About the Author

Julie Jacobson, Co-Founder, EH Publishing / Editor-at-large, CE Pro
Julie Jacobson, recipient of the 2014 CEA TechHome Leadership Award, is co-founder of EH Publishing, producer of CE Pro, Electronic House, Commercial Integrator, Security Sales and other leading technology publications. She currently spends most of her time writing for CE Pro in the areas of home automation, security, networked A/V and the business of home systems integration. Julie majored in Economics at the University of Michigan, spent a year abroad at Cambridge University, earned an MBA from the University of Texas at Austin, and has never taken a journalism class in her life. She's a washed-up Ultimate Frisbee player currently residing in Carlsbad, Calif. Follow her on Twitter @juliejacobson. [More by Julie Jacobson]

11 Comments (displayed in order by date/time)

Posted by Chris  on  03/20  at  05:47 PM

One dealer tells CE Pro: “I consulted an attorney who specializes in this area and she told me that my company cannot be sued but my bigger concern was what to tell our clients before they make a purchase.”

Hmm…better find a different attorney and/or gain a better understanding of whether or not your company can be sued.

Posted by CaW  on  03/23  at  08:42 AM

Kaleidescape is fighting a losing battle.  Unless the DMCA is repelled… fair use no longer applies to digital media.  The studios are spending a ton of money to get streaming services to become the norm for delivering content and allowing consumers to legally build their own servers is in direct competition to that model.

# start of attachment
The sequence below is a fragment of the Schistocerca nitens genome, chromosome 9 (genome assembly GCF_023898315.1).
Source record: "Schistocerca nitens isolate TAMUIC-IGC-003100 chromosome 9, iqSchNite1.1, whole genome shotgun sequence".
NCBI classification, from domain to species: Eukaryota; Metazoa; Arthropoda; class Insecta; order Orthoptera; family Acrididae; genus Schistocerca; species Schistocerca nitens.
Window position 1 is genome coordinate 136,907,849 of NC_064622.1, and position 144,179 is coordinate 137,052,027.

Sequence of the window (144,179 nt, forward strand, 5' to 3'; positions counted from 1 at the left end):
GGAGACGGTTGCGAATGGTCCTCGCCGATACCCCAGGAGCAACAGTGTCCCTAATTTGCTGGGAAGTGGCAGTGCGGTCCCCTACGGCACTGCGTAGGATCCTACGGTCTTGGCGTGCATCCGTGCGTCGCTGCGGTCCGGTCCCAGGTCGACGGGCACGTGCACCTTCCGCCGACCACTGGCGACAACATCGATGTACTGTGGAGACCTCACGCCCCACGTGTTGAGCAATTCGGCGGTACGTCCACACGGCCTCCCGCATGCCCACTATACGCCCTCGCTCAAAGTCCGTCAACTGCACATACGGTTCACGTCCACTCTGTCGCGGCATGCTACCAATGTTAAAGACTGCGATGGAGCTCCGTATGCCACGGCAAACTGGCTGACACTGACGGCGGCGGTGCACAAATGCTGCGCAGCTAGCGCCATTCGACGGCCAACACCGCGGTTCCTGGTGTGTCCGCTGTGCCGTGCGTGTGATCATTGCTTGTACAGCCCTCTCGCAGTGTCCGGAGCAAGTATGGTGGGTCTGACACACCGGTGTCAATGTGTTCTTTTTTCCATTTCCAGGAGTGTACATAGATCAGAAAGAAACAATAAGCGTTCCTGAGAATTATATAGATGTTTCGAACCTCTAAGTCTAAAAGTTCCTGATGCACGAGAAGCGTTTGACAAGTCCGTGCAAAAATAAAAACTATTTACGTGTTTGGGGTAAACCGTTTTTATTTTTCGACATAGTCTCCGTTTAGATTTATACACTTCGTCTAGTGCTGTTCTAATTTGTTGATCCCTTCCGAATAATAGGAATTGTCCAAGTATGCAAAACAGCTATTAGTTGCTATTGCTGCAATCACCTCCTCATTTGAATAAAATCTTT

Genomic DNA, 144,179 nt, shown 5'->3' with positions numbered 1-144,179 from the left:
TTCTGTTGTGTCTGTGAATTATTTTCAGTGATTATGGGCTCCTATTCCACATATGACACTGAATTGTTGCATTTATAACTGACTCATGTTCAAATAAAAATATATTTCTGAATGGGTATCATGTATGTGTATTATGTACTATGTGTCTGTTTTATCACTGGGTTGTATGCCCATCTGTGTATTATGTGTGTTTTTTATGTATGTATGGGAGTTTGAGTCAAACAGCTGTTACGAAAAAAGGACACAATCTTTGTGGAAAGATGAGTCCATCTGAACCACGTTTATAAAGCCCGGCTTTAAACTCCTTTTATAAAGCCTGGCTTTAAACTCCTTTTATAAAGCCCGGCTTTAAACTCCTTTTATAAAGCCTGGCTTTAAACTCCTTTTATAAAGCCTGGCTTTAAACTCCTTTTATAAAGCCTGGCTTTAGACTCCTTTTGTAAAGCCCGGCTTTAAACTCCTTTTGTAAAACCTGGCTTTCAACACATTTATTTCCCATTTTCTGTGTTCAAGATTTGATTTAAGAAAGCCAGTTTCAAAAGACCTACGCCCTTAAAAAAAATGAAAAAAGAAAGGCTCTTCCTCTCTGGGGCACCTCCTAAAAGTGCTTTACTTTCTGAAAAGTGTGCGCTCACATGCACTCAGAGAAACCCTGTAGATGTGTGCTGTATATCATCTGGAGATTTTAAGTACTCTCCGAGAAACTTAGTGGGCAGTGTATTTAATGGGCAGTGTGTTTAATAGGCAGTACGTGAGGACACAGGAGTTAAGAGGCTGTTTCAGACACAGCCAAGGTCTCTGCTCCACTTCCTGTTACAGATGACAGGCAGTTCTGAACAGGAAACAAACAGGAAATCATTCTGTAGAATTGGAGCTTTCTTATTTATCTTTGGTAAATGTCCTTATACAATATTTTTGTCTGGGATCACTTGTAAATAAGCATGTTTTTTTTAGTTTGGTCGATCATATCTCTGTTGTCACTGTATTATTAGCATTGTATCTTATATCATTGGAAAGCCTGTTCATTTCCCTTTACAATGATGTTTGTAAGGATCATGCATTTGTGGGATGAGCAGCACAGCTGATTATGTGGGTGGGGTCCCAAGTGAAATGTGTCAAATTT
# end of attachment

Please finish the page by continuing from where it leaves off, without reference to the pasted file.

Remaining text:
Best thing for consumers to do is just do it themselves.  Kaleidescape is going to run out of money trying to fight a battle against deep pockets.

The studios have always wanted a system that had a direct line to your wallet when you watch content.  Instead of paying once unlimited view, you are going to have to pay $5+ everytime you want to enjoy your favorite titles.

Posted by joel degray  on  03/23  at  10:31 AM

You are honestly willing to pay ticket price everytime you step into your own home theater? It’s only a loosing battle if you give up, and from what I have read, most of you are just going to roll over and take it.
How small…

Posted by CaW  on  03/23  at  10:47 AM

I don’t want that system either… but Kaleidescape is not going to win.  It’s not like Kaleidescape is some big name that consumers recognize.  They are a small player catering to the high-end crowd.  Their are much chjeaper options for creating movie servers for those with some tech abilities.  It is not as pretty as a Kaleidescape system, but it does the same function in the end.  Hollywood is going to have a hard time reigning the DIYers in.  Kaleidescape is an easy target to make an example of some company.

The only way they can curb the DIYer is too eliminate physical media all together, but I am sure at some point someone is going to figure out a way of taking a stream and convert it to some file type that can be pirated.  I don’t advocate it, but Hollywood is going through the same pains the record industry went through.  The more they try to dictate how their content is going to be delivered the more illegal ways will become prevalent.

Posted by CaW  on  03/23  at  11:00 AM